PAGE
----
PAUL Cook believes it will only be possible to judge his reign as Accrington Stanley boss next season as he looks to make his own mark on the club.
Cook has been hampered by a plethora of injuries since taking over as manager from John Coleman in February and goes into tomorrow’s home match against AFC Wimbledon having taken only seven points from his first 10 games in charge, effectively ending any hopes of a play-off challenge.
But the 45-year-old has been grateful for the understanding shown by Stanley fans since his return to the club, after a previous spell as player-coach during the Reds’ Conference days.
A depleted Stanley side were applauded off for their efforts in Tuesday’s 2-0 home loss to Oxford and, asked if he might have been under pressure at other clubs, Cook admitted: “Possibly.
“In football nowadays, for managers there is more of a demand for results quickly. But with our club being the way it is, people seem to have the finger on the pulse.
“Tuesday night was fantastic. The lads got a great ovation off the pitch and that speaks volumes for me. I’ve always said as a manager you can’t kid supporters.
“A good Accrington supporter knows our squad, he knows the club and what he wants to see first and foremost is 100 per cent effort.
“They know we lost Danny Coid, Rob Kiernan and Toto Nsiala from Saturday’s defence, and we’re not a club that can just bring three replacements in.
“Those replacements are possibly Dean Winnard and Sean Hessey, who are sitting injured, so that’s five strong defenders we can’t pick.
“As a manager if you can get your strongest team out on the pitch regularly you will never be able to offer that excuse. I’m not offering it up as an excuse now, it’s just a statement of fact really.
“It’s about regrouping, getting the injured lads fit, getting the lads we want to be here next year here, making a couple of signings that we think will improve the squad and going forward into next year.
“Then there will be more of an opportunity for people to see what type of manager we have.
“When we speak about long term, we speak about going into next season. We’re not speaking about the famous five-year projects.”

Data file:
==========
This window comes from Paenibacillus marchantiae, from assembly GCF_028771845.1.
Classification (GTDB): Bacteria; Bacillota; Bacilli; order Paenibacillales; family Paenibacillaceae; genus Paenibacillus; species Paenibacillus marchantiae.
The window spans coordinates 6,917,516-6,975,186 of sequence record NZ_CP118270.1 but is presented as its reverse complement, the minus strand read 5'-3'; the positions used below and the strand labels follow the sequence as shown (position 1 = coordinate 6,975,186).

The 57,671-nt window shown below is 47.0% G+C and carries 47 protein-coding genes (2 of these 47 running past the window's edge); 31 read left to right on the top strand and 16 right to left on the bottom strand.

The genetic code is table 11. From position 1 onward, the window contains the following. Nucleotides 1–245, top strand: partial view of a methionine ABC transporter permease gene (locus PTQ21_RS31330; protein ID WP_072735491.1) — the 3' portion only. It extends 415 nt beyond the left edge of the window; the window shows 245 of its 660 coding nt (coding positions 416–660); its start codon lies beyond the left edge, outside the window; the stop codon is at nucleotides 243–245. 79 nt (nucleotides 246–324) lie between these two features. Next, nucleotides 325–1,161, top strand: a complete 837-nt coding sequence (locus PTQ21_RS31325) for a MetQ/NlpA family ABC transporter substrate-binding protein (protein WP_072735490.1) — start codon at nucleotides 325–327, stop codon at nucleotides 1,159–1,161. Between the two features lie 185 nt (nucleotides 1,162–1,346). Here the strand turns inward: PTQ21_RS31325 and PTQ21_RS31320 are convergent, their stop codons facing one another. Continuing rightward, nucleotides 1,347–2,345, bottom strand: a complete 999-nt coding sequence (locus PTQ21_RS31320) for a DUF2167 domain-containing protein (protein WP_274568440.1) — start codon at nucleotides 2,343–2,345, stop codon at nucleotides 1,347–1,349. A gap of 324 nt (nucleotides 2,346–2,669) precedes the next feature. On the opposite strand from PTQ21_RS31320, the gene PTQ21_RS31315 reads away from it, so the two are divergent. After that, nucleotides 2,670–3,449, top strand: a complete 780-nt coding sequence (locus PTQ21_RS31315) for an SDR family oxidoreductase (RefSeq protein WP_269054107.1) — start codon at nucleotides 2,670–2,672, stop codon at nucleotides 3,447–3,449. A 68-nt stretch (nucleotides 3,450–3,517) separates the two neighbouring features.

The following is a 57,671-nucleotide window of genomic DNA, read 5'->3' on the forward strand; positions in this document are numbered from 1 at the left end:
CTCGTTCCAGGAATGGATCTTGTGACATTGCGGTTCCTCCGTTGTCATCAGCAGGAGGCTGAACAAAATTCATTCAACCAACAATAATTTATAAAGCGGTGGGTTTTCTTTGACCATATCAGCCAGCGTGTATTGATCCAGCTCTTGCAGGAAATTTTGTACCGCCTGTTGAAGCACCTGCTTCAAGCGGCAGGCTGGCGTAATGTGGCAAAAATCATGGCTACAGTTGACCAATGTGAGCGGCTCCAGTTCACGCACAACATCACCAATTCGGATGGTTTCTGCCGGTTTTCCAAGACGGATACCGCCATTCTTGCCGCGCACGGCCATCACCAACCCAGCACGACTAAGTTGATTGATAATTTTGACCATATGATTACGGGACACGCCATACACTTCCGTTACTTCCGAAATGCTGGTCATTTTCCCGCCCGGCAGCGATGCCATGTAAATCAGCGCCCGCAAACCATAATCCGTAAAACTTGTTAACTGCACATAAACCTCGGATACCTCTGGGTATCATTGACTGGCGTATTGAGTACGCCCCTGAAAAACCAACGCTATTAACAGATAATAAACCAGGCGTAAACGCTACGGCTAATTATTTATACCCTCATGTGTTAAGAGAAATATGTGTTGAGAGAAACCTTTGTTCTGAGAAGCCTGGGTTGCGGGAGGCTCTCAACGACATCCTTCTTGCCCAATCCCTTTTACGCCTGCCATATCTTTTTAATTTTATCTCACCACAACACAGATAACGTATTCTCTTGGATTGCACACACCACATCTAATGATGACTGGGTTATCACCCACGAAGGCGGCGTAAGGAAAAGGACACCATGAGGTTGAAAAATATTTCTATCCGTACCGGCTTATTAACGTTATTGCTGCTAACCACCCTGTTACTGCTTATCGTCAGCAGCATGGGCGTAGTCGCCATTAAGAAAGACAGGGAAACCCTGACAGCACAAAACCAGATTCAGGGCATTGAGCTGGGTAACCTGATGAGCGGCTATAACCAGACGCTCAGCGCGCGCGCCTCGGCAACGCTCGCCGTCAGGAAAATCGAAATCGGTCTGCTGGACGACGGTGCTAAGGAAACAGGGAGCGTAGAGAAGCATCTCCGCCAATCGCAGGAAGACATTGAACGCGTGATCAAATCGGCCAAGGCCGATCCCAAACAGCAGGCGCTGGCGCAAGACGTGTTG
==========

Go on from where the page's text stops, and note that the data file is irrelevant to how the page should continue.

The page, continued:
Cook already has a number of targets in mind as he bids to improve his squad during the summer, although he has stressed that he still remains fully focused on trying to finish as high as possible this season.
“We’re not taking our eye off today but as a manager you have to forward plan and it’s trying to bring a better quality of player to the club,” he said. “You should be searching for that every day.
“It doesn’t mean we’re going to be chopping and changing players every week but what you’ve got to demand is that players come in, train hard and fear for their place.
“Unfortunately when we’re picking teams at the minute lads don’t fear for their place because they know they have to play.
“That’s not a criticism, it’s just a statement of fact.”
Cook has been pleased with the way his players have tried to overcome the club’s injury crisis but has stressed that no-one can afford to ease off in the remaining seven games of the season. Only Winnard and Luke Joyce currently have contracts for next term.
“A lot of lads are playing for contracts,” Cook said.
“We’ve got two contracted players on for next year so if anyone wants to put the slippers on I think they’ll find themselves in bed – and it won’t be a bed that we’ll be sleeping with them in.
“It’s about working hard to win every game we play.
“It’s a difficult time of the season when the play-offs seem possibly too far away for us.
“You don’t want lads slipping into a comfort zone. Fans turn up demanding that we try to achieve the maximum points available.
“I said to the lads before the Oxford game that we can all make excuses why we won’t win but we might as well not fulfil the fixture if that’s the case. Those games give an opportunity for other lads and I certainly felt they took it.
“It’s hard to be critical of players when they’ve put maximum effort in. The lads have been terrific.”